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A lengthy quest to install Petaluma’s first piece of commissioned public art has sparked a fiery debate over a sculpture slated for a prominent waterfront location.

A petition to thwart the Water Street placement of “Fine Balance,” a collection of five bathtubs atop thin stilts, gained more than 1,500 signatures while a GoFundMe account to support an opposition campaign has raised more than $3,000. Supporters say the piece is created by an esteemed artist and will be a unique draw that showcases the city’s eclectic nature.

“It’s dividing friendships, all kinds of things,” said Petaluma Public Art Committee member Katherine Plank, who sits on the subcommittee that selected San Francisco artist Brain Goggin. “It’s hard to believe. It’s just art.”

The next step is a November installation of temporary poles to illustrate the project’s appearance. After residents weigh in, the public art committee will vote on the final design, but the majority of its members plan to move forward with the project’s installation by next August, Plank said.

“If you look at the history of public art, it’s always like that. People hated the Statue of Liberty … they hated the Eiffel Tower. It’s just one thing after another … almost anything new that brings in a big change, the public is against,” said Plank, who voted to approve the project. “If you say that out loud, people say you’re an art snob.”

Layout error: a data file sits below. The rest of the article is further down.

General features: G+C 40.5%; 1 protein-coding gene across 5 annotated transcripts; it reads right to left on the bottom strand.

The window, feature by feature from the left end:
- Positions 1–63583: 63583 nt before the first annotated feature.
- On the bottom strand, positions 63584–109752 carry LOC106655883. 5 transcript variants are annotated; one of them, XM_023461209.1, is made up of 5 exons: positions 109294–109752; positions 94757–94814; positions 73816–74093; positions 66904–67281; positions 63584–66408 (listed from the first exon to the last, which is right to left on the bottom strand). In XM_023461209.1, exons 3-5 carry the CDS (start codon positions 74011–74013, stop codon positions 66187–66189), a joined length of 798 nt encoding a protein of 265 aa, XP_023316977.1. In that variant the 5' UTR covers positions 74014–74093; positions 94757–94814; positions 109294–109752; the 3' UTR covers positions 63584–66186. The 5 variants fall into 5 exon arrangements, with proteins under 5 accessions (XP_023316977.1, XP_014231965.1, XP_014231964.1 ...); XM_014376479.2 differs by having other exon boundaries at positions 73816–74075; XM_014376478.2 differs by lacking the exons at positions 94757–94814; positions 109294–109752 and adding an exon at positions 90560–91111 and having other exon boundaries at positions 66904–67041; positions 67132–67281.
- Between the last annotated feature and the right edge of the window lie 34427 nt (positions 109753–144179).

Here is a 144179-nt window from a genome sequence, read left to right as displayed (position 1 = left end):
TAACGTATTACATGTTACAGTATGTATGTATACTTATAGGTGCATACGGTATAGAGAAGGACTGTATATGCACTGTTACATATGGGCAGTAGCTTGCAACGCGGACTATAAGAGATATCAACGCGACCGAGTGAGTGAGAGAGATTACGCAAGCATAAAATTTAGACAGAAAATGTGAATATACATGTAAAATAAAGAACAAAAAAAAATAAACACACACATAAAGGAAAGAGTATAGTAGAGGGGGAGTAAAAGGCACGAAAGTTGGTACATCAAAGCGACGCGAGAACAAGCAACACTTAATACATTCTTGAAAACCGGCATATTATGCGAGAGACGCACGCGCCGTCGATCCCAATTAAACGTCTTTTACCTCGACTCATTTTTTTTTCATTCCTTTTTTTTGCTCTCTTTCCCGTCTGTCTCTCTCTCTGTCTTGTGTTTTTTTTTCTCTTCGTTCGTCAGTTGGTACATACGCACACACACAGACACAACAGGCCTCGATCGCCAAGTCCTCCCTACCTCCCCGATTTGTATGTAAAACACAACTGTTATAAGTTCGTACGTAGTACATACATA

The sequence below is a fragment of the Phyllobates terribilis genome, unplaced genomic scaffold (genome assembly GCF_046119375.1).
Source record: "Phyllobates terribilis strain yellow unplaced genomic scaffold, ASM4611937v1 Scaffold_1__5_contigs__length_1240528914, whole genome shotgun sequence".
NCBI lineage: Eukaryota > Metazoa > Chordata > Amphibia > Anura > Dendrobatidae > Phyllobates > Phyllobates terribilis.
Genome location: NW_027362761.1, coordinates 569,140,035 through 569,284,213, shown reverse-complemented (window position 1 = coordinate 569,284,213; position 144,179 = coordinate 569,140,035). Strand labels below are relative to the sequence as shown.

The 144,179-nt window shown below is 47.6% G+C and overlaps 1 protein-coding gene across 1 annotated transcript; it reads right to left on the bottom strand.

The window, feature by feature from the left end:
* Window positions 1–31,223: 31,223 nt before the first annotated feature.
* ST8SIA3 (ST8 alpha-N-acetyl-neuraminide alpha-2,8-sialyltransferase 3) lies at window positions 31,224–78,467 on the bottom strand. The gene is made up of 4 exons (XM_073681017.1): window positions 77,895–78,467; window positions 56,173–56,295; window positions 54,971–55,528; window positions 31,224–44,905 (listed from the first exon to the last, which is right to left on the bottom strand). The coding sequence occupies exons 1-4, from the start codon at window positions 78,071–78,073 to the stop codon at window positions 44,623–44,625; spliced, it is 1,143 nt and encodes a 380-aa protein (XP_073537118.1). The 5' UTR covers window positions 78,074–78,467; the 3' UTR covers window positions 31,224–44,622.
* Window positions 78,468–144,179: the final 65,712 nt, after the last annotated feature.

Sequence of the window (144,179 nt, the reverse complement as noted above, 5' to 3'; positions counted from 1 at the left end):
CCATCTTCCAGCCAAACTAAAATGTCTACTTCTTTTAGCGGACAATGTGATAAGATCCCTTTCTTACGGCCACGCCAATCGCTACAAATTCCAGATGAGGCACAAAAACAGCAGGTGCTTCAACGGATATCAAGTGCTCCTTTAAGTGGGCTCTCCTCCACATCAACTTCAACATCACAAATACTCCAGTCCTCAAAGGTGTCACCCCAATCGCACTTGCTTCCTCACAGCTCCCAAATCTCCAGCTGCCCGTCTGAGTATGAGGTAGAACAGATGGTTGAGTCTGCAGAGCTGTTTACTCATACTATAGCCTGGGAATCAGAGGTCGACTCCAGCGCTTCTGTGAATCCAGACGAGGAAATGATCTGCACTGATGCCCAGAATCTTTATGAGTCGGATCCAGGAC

Mayor David Glass and Vice Mayor Mike Healy, two City Council veterans, said while the debate is heated, it doesn’t rise to the level of other contentious issues, like the Dutra asphalt plant and public access to Lafferty Ranch.

“This is kind of a soup of the day feel — it’s a big for a moment ... it may be one of those issues that at the end neither side is happy with,” Glass said.

Scott Andrews, a Petaluma engineering consultant who became a de facto leader of a vocal opposition, said “many people” think the piece is “bad public art.” Some have likened it to creatures from “Star Wars,” said Andrews, who “tolerates” the piece but is opposed to its placement on Water Street.

“People mostly just feel bathtubs don’t have any meaning in connection to Petaluma, and it’s overbearing and way too big for the location,” he said, describing the area as a gathering place. “A bunch of people feel that location is a very special place.”